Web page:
Tuesday, April 27, 2010

Personal Issue: Cochlear Implant Issue

Today I am not talking about sewing. In reality, It is way too late and I should be in bed. But I am up, upset and distracted, because of the propaganda about cochlear implants that I have just read. I have taken two courses in American Sign Language partnered with Deaf culture. (Capital 'D' Deaf means that the person identifies themselves as Deaf, is involved in the Deaf community, signs and does not feel 'hearing impaired').

A large part of this was learning about deaf children who were forced to attend 'schools' where they were punished for signing and forced to speak, although they could not hear nor control the pitch of their voice. Our book (which I have to find) had a very special story entitled 'CBS hurt the Deaf community by Caitlyn's story'.

Caitlyn was a young deaf child whose parents decided to have a cochlear implant installed. The Deaf community largely is against the Cochlear implant. Personally, I can't blame them. The story highlighted how Caitlyn was deaf and now can hear, can respond, 'acts like a normal child'. As though a (D)deaf child is less desirable than a hearing one?

I still remember the last sentence from the article- that when Caitlyn is ready, the community is waiting for her. I am reading this story now:

and I hope to finish it in the morning. Personally, I find discrimination of any kind disturbing. try to remember the last article you read in a newspaper about a deaf person. Can you remember one? Great! Do you remember how the person was referred to? By their first name, most likely, just like reporters refer to children or pets- not adults.

Just a parting thought. Now its way too late and I'll be at work in six hours... My boyfriend has learned some of the signs and as somebody who works at the airport, he says its amazing how his interactions with Deaf people have changed, how grateful they are who finds someone who understands them- even if its just a hello and thank you. We are hoping to take a class in ASL together soon. I can't wait to be in a ASL class again. I started the classes around three years ago, but I haven't practiced and forget a lot of the signs. I admit, I am excited when a Deaf person comes through my que. A chance to practice, a chance to remember! I simply wished that I understood more of the Deaf culture. There's some things that wiki just can't teach you. Maybe this class, we can make some headway into understanding Deaf culture better.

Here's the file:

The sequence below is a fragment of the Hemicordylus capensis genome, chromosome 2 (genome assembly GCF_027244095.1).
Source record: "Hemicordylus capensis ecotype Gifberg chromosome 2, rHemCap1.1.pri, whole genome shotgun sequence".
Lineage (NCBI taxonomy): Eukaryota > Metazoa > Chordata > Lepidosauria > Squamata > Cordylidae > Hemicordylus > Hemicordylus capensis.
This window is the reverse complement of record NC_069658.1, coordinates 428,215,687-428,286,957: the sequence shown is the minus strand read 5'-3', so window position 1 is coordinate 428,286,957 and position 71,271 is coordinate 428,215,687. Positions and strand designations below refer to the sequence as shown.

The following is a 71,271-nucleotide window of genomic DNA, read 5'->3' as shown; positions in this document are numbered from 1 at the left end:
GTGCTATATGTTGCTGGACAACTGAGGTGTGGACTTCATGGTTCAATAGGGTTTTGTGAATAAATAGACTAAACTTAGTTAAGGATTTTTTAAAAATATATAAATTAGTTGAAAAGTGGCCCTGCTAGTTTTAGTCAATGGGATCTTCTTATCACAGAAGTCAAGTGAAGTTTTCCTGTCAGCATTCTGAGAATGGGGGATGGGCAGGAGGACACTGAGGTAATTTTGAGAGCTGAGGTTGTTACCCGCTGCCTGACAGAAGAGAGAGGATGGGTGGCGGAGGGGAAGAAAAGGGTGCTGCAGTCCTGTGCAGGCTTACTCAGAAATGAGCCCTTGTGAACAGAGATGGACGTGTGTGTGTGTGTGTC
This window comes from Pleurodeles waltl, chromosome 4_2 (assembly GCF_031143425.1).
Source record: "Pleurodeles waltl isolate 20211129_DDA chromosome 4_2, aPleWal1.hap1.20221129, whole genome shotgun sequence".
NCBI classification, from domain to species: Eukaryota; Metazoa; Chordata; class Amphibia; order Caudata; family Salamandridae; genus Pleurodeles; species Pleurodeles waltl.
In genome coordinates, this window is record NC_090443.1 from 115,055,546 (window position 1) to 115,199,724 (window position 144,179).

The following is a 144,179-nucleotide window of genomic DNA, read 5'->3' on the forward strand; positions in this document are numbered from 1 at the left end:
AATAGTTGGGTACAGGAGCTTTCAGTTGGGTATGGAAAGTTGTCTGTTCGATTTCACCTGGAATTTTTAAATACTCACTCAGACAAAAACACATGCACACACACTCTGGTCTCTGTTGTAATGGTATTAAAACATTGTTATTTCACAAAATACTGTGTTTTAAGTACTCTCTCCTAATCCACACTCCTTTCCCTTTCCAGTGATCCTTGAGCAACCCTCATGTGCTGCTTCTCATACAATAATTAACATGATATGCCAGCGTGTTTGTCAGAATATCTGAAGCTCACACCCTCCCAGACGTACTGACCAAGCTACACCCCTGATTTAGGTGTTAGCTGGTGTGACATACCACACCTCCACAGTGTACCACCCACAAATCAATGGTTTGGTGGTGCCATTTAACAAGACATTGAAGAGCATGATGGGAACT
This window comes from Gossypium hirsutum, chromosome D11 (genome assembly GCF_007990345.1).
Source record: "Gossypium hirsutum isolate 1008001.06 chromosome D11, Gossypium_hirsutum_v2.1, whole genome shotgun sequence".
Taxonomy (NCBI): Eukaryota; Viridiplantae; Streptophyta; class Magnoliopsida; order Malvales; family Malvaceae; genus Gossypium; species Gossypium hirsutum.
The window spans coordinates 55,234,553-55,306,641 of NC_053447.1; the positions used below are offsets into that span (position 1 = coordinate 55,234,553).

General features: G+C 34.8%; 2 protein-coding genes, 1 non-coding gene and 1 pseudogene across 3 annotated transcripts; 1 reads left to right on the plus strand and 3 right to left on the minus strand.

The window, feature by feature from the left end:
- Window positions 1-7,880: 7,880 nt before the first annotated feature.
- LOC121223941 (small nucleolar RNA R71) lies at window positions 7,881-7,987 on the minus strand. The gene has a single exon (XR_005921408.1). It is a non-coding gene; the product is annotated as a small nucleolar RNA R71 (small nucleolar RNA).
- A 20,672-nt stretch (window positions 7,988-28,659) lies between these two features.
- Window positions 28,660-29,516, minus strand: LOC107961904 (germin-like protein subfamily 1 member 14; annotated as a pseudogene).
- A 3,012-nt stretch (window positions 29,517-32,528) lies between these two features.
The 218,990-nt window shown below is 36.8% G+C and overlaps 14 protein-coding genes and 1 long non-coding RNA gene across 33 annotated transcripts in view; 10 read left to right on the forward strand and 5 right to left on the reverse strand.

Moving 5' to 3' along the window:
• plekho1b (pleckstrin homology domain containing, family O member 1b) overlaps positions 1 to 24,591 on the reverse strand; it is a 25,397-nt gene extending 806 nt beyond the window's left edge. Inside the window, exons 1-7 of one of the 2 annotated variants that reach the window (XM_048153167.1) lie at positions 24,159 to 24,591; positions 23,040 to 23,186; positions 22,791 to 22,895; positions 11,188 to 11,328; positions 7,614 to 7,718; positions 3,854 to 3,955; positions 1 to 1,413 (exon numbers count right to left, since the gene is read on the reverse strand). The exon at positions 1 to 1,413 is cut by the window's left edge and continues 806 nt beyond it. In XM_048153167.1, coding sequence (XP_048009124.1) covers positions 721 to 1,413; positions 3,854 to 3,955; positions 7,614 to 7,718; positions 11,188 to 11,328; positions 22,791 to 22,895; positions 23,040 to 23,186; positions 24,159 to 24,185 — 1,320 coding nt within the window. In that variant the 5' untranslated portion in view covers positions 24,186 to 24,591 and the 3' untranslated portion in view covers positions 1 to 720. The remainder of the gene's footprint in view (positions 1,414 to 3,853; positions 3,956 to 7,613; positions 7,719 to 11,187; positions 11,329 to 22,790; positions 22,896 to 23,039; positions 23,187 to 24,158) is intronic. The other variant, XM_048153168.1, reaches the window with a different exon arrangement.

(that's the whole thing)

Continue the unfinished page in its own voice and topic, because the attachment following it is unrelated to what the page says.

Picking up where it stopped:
1 comment:

  1. I stumbled across this post trying to find the story you've linked. The post itself is interesting, though. It illustrates some very disturbing trends, in the constituents of more than one viewpoint.

    "As though a (D)deaf child is less desirable than a hearing one?"

    This is one of those issues where it's very easy for someone to make someone else seem like the bad guy. Is a deaf child less desirable than a hearing one? Of course not! Is it more desirable that your child, whom you love unconditionally, be able or unable to hear? Able, of course. Anyone who defines them-self by something very strongly is apt to erect their own barriers between who they see as "us" and who they see as "them."

    I don't recall ever reading a story about a deaf person in my newspaper. Not that there aren't any deaf people here, but that they don't define themselves by being deaf. The Deaf culture and its hearing friends have and continue to do tremendous works in the name of equality and justice.

    Unfortunately, they have also generated and propagated self-destructive attitudes. What's the difference between "Deaf People for Classroom Justice" or "Citizens Against deaf Stereotyping" and the amalgamation known as Deaf Culture?

    The difference is that it isn't a group based on an ideal or philosophy or desire any more. It's now based on a physical characteristic that puts a nearly impenetrable wall between one group of people and another. When your identity is not based on your ideals, your ideals will warp to match your identity. When a deaf parent is considering getting her newborn daughter a cochlear implant and her daughter's relation to the Deaf community is a significant consideration, that is nauseating, as is ANY other consideration except her daughter's happiness and quality of life.

    The Big Picture is that a person who hopes for the sake of the Deaf community that no perfect artificial hearing is created is little different, in principle if not scale, from someone who wishes the Holocaust had gone on longer for the sake of the beautiful art and literature created by the victims.

    Deafness is not an identity. It is not something to be ashamed of or proud of, though one's actions taken in response to the resultant challenges often are. The point is only a person's actions are worthy of that. Deafness itself is just broken organic machinery. A man may deserve tremendous praise for bravery demonstrated hiking out of the forest after his plane crash, but to walk past the town and back into the snow only makes him a fool. Courage isn't admirable if the hardship is self-inflicted.

    Deaf culture is terrified of the fact than in the developed world, deafness is a decade or two away from being no more involuntary than crooked teeth.